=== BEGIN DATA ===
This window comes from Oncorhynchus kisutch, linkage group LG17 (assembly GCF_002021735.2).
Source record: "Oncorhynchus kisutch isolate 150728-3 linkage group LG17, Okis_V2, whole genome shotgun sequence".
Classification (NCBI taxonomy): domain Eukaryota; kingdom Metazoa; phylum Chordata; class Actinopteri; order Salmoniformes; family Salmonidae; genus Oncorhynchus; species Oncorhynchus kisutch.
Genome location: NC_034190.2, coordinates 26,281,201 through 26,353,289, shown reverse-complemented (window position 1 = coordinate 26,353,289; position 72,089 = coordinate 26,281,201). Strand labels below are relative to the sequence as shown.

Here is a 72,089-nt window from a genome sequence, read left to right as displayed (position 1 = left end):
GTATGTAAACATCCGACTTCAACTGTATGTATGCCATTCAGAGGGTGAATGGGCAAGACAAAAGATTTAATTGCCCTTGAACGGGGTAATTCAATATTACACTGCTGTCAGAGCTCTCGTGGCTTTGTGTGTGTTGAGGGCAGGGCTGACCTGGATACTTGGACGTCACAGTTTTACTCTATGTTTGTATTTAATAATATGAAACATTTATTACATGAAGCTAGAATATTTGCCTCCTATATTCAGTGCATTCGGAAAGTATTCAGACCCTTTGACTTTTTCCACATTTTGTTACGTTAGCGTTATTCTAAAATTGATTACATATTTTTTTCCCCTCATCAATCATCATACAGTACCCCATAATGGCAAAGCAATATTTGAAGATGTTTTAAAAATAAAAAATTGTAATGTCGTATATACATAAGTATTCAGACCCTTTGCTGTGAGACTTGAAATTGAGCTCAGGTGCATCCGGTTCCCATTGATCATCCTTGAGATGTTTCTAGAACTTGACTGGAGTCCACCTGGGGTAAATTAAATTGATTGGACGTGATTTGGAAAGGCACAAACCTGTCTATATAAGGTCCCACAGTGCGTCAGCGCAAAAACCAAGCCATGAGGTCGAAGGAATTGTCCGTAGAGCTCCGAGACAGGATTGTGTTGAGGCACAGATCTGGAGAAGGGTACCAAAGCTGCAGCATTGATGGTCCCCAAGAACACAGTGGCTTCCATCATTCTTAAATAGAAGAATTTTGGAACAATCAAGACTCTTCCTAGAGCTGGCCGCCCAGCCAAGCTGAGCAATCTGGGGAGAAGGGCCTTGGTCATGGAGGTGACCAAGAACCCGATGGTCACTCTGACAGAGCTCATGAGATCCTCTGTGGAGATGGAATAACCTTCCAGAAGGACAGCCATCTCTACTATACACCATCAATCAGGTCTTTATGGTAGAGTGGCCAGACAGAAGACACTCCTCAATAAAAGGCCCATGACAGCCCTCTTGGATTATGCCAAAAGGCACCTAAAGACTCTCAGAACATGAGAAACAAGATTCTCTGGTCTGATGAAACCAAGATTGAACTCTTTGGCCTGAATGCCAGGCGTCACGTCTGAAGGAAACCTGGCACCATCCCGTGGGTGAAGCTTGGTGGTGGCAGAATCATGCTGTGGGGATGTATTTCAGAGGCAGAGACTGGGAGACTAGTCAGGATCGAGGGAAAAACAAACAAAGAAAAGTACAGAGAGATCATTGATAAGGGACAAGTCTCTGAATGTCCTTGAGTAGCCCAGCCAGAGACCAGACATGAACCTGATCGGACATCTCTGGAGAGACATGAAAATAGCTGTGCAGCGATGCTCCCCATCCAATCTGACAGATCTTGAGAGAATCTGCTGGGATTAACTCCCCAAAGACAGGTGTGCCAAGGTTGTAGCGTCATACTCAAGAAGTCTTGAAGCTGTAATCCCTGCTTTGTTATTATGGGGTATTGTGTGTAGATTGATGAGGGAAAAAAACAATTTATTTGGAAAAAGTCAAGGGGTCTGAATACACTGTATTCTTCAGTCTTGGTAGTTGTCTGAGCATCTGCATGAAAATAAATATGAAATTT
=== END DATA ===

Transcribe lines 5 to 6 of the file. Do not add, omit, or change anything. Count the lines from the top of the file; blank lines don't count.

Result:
Here is a 72,089-nt window from a genome sequence, read left to right as displayed (position 1 = left end):
GTATGTAAACATCCGACTTCAACTGTATGTATGCCATTCAGAGGGTGAATGGGCAAGACAAAAGATTTAATTGCCCTTGAACGGGGTAATTCAATATTACACTGCTGTCAGAGCTCTCGTGGCTTTGTGTGTGTTGAGGGCAGGGCTGACCTGGATACTTGGACGTCACAGTTTTACTCTATGTTTGTATTTAATAATATGAAACATTTATTACATGAAGCTAGAATATTTGCCTCCTATATTCAGTGCATTCGGAAAGTATTCAGACCCTTTGACTTTTTCCACATTTTGTTACGTTAGCGTTATTCTAAAATTGATTACATATTTTTTTCCCCTCATCAATCATCATACAGTACCCCATAATGGCAAAGCAATATTTGAAGATGTTTTAAAAATAAAAAATTGTAATGTCGTATATACATAAGTATTCAGACCCTTTGCTGTGAGACTTGAAATTGAGCTCAGGTGCATCCGGTTCCCATTGATCATCCTTGAGATGTTTCTAGAACTTGACTGGAGTCCACCTGGGGTAAATTAAATTGATTGGACGTGATTTGGAAAGGCACAAACCTGTCTATATAAGGTCCCACAGTGCGTCAGCGCAAAAACCAAGCCATGAGGTCGAAGGAATTGTCCGTAGAGCTCCGAGACAGGATTGTGTTGAGGCACAGATCTGGAGAAGGGTACCAAAGCTGCAGCATTGATGGTCCCCAAGAACACAGTGGCTTCCATCATTCTTAAATAGAAGAATTTTGGAACAATCAAGACTCTTCCTAGAGCTGGCCGCCCAGCCAAGCTGAGCAATCTGGGGAGAAGGGCCTTGGTCATGGAGGTGACCAAGAACCCGATGGTCACTCTGACAGAGCTCATGAGATCCTCTGTGGAGATGGAATAACCTTCCAGAAGGACAGCCATCTCTACTATACACCATCAATCAGGTCTTTATGGTAGAGTGGCCAGACAGAAGACACTCCTCAATAAAAGGCCCATGACAGCCCTCTTGGATTATGCCAAAAGGCACCTAAAGACTCTCAGAACATGAGAAACAAGATTCTCTGGTCTGATGAAACCAAGATTGAACTCTTTGGCCTGAATGCCAGGCGTCACGTCTGAAGGAAACCTGGCACCATCCCGTGGGTGAAGCTTGGTGGTGGCAGAATCATGCTGTGGGGATGTATTTCAGAGGCAGAGACTGGGAGACTAGTCAGGATCGAGGGAAAAACAAACAAAGAAAAGTACAGAGAGATCATTGATAAGGGACAAGTCTCTGAATGTCCTTGAGTAGCCCAGCCAGAGACCAGACATGAACCTGATCGGACATCTCTGGAGAGACATGAAAATAGCTGTGCAGCGATGCTCCCCATCCAATCTGACAGATCTTGAGAGAATCTGCTGGGATTAACTCCCCAAAGACAGGTGTGCCAAGGTTGTAGCGTCATACTCAAGAAGTCTTGAAGCTGTAATCCCTGCTTTGTTATTATGGGGTATTGTGTGTAGATTGATGAGGGAAAAAAACAATTTATTTGGAAAAAGTCAAGGGGTCTGAATACACTGTATTCTTCAGTCTTGGTAGTTGTCTGAGCATCTGCATGAAAATAAATATGAAATTT